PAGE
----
Clinging tenaciously to the party line, Danny Kruger, MP for Devizes, tells BBC Wiltshire that the government’s coyly named Internal Market Bill, introduced last week, contains only “minor technical tweaks” to protect the Good Friday peace deal. He’s wrong.
Despite its innocuous title, the Bill is designed to evade key provisions of the Withdrawal Agreement; no more, no less. It does this by subordinating EU law to UK domestic law. Nobody in government seems to care that this conflicts with article 27 of the 1969 Vienna convention on the law of treaties, which the UK signed a year later. One of the principles of that so-called ‘treaty of treaties’: a party may not invoke the provisions of its internal law as justification for its failure to perform a treaty. And as article 26 observes severely: “Pacta sunt servanda, every treaty in force is binding upon the parties to it and must be performed by them in good faith.” Odd that classical scholar Boris missed that one.
Let’s be clear (to use a phrase favoured by government ministers, determined to be anything but): the Withdrawal Agreement was not “agreed in haste”. Despite warnings about the effects of the Irish protocol, the treaty was signed by the prime minister, endorsed by his government, sold to parliament, and promoted assiduously by the Tories before, during, and after the general election last December. How come we signed up to something allegedly so opaque that parts now need to be ‘re-interpreted’?
But suppose Danny Kruger’s interpretation is right and all the UK is doing is “dotting the i’s and crossing the t’s” as a government minister claimed. What not even the most silver-tongued backbencher can disguise is the fact that the UK government has decided, unilaterally, to opt out of provisions of an international agreement, which it entered into voluntarily. That breaks international law. At least the Secretary of State for Northern Ireland had the courage to admit the fact last Tuesday. Doing so trashes the UK’s much-vaunted reputation for respecting legal agreements and dumps prospects of trade deals with other partners, newly nervous about increasingly perfidious Albion.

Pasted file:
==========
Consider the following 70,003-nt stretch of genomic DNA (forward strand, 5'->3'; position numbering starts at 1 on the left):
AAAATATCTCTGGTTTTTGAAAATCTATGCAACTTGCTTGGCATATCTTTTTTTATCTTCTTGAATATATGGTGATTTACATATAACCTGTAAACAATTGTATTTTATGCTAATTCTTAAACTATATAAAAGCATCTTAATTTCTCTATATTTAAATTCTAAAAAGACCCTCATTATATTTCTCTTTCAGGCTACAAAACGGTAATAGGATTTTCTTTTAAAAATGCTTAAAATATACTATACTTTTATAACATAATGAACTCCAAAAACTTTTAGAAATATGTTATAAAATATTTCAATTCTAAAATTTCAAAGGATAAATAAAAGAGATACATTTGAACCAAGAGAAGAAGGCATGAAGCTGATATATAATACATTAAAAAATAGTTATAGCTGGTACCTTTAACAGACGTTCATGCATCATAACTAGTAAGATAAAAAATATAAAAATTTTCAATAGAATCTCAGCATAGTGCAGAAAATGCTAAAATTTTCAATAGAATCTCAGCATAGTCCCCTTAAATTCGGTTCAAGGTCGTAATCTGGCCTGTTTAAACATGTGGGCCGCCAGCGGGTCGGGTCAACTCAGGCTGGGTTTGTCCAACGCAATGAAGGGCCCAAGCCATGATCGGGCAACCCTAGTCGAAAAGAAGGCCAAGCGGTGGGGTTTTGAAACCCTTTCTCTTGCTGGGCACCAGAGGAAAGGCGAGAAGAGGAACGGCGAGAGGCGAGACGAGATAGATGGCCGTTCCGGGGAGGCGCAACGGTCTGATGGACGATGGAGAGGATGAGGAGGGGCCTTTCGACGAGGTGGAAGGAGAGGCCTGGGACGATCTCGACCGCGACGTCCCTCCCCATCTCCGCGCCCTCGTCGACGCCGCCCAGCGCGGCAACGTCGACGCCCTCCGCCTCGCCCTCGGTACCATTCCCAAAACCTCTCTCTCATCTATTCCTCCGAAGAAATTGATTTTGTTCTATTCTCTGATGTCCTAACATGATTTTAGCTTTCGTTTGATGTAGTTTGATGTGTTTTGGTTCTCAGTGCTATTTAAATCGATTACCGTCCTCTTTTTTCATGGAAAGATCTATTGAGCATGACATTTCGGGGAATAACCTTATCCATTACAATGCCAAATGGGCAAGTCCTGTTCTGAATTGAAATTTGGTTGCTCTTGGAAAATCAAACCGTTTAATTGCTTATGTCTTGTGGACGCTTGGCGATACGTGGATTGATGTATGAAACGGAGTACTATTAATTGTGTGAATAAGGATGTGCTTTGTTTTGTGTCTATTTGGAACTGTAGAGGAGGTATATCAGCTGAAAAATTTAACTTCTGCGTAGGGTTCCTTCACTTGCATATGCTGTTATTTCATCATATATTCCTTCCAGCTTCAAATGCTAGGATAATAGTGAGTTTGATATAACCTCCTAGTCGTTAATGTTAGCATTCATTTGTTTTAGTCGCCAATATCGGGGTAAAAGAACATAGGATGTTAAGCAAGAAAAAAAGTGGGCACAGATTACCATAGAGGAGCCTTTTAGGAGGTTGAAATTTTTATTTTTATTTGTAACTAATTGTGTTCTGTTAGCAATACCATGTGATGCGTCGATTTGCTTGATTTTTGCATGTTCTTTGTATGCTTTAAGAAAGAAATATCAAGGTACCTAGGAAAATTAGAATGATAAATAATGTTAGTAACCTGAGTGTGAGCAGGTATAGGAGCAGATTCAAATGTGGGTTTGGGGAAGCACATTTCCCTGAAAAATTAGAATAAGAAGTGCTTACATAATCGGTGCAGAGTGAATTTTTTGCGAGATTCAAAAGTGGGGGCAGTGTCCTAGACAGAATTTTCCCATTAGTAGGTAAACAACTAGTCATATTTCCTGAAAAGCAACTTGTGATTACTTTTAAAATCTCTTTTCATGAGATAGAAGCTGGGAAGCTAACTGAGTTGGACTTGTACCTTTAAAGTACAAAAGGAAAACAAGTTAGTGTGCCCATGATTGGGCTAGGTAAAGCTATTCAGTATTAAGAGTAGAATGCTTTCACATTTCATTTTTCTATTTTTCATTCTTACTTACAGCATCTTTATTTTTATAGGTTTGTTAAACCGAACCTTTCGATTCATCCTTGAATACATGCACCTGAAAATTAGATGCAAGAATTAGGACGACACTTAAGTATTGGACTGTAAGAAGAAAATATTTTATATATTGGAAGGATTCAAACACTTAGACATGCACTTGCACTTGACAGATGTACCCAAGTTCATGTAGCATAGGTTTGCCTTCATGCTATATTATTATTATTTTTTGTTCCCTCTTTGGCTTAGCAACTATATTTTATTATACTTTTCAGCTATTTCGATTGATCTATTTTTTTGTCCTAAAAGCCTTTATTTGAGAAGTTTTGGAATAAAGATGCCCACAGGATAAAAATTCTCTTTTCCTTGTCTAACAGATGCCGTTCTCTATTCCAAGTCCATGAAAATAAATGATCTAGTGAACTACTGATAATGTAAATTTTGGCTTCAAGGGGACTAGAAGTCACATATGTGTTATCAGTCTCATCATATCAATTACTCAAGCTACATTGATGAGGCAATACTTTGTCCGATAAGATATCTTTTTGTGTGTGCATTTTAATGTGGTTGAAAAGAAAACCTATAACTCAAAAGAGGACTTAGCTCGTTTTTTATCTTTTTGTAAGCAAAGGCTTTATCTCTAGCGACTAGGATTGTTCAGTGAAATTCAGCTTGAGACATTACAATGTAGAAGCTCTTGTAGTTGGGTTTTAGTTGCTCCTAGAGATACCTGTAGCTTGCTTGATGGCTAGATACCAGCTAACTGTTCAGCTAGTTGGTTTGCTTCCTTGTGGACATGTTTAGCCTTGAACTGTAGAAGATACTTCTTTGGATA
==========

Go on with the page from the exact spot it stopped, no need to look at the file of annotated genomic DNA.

If the Withdrawal Agreement needs ‘tweaking’ so badly, why wait nine months to say so? Was it because the government was never serious about negotiating a deal to secure a future relationship with the EU? Had it always planned to pin the failure of no deal as the EU’s fault? Was it because the UK government knows it would never be able to achieve the ‘tweaks’ it wants by negotiating with its former EU partners because they are self-evidently so much more than mere ‘tweaks’? Was this apparently last-minute hand grenade to duck out of the bits of the Withdrawal Agreement that it did not like really a long-standing ploy?
A Withdrawal Agreement is for life, not just an election
It is not just the EU that this government has alarmed. The devolved governments are appalled; the US Congress is, too. The head of the government’s legal services has resigned, and no fewer than three former Tory leaders are furious. Lord Howard scathingly attacked the government for damaging the country’s reputation for probity.
“How can we reproach Russia or China or Iran when their conduct falls below internationally accepted standards when we are showing such scant regard for our treaty obligations?”
An over-reaction bordering on hysteria for “minor technical tweaks”?
Danny Kruger says that the government’s decision is “regrettable” but that is the least of the evils confronting it. The biggest evil is the government’s own duplicity: knowingly selling the electorate a fake prospectus.
Despite its protestations, the UK wanted a deal with the EU only on its own terms. But that’s not how negotiations work. To campaign to get a deal done and then to renege on it is dishonourable.
Have Tory back benchers lost patience with the mask of sovereignty, taking back control and the rest of it? Evidently Kruger has not. But Tory rebels are massing. Let us hope they stand up to the Whips!